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Staying the course is the best option
Last year, the U.S. Centers for Medicare & Medicaid Services (CMS) indicated that it would offer several “pick-your-pace” options to help physicians ease into compliance with MACRA in 2017.
These options give provider organizations some leeway as to when they can start meeting MACRA's Merit-based Incentive Payment System (MIPS) requirements in 2017, allowing providers that were not ready by January 1 to still participate in the program without penalty.
How should physicians approach this choice? Should they select a partial or full participation option?
Although pick-your-pace offers physicians the flexibility to report their 2017 MACRA measures for either a partial year or with partial data without penalty, practices should not view these options as a way to delay compliance. In fact, practices would be well advised to proceed full steam ahead, aiming to document and report all full set of Merit-based Incentive Payment System (MIPS) data measures for a full reporting period in 2017, which is a minimum of any 90 consecutive days.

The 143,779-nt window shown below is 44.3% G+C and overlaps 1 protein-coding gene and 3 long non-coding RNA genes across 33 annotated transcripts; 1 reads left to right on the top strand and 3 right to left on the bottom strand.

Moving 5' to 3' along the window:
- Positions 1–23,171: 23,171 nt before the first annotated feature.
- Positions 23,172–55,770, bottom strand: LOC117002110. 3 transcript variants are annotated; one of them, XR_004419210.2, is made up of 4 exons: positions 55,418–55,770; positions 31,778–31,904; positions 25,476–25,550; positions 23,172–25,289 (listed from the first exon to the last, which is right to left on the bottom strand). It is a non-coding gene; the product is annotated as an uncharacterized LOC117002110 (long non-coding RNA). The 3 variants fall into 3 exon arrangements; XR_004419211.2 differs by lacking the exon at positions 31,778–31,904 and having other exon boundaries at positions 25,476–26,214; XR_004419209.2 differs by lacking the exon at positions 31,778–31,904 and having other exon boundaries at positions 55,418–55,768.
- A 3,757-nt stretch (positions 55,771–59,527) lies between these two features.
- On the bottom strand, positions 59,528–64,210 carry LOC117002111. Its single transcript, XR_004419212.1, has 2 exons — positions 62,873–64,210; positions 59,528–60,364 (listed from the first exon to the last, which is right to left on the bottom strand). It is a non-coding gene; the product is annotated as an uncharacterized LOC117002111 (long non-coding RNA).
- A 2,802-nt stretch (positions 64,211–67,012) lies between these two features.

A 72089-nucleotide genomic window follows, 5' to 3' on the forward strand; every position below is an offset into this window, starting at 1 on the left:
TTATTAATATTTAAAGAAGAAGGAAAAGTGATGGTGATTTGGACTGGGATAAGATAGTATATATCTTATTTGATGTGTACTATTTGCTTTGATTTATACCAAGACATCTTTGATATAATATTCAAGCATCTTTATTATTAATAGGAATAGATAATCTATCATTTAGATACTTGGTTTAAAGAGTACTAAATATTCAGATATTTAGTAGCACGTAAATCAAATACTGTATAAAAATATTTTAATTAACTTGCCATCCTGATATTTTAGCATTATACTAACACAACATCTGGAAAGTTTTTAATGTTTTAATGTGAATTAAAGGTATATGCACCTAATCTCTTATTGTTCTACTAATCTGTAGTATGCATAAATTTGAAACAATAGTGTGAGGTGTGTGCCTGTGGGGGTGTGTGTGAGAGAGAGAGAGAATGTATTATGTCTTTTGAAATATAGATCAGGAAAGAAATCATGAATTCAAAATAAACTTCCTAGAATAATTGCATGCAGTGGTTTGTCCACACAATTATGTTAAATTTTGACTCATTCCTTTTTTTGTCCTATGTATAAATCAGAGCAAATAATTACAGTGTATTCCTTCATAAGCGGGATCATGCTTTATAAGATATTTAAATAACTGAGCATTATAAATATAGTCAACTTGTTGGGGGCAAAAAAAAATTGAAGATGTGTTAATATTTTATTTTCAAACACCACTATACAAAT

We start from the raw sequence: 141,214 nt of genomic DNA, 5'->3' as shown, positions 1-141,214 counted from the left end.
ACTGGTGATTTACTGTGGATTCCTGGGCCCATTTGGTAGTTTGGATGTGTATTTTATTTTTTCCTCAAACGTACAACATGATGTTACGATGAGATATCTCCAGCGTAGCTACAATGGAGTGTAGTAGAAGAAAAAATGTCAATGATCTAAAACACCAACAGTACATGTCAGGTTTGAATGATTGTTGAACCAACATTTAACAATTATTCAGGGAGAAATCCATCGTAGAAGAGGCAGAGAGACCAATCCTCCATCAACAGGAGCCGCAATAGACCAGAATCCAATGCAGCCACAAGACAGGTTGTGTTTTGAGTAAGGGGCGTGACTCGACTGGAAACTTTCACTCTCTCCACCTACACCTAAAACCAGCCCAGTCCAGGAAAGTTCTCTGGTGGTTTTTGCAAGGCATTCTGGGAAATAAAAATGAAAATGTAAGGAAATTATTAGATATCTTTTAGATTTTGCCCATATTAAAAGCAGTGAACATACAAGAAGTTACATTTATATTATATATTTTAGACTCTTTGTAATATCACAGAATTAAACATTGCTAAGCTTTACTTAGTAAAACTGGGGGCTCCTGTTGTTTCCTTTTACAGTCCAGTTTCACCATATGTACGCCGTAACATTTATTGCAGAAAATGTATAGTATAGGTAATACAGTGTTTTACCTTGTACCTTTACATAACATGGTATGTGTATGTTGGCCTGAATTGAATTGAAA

There are several reasons why this is a good approach. First and foremost, there are no risks to full participation. CMS has made 2017 a transition year, so organizations can take part in MACRA without penalty.
This provides the opportunity to test their reporting capabilities, identify potential compliance weaknesses and implement solutions in preparation for 2018 without risk. In addition, there are potential incentives for organizations that participate for the full reporting period.
Another reason to fully embrace compliance in 2017 is that most practices are familiar with what they need to do. Those that participated in the Meaningful Use and Physician Quality Reporting System programs are well-positioned to transition easily to MACRA, because it is comprised of many of the elements of those programs.
With a few tweaks, providers can ready themselves for full MIPS reporting in 2017, which will leave them well positioned to earn incentives and avoid penalties in the future.
With policy changes possible under the new administration, many aspects of healthcare reform face an uncertain future in 2017. But value-based reimbursement initiatives such as MACRA, should remain in place in 2017 and beyond. Those practices that commit to following the requirements for 2017 can seize opportunities without penalty and reap positive benefits.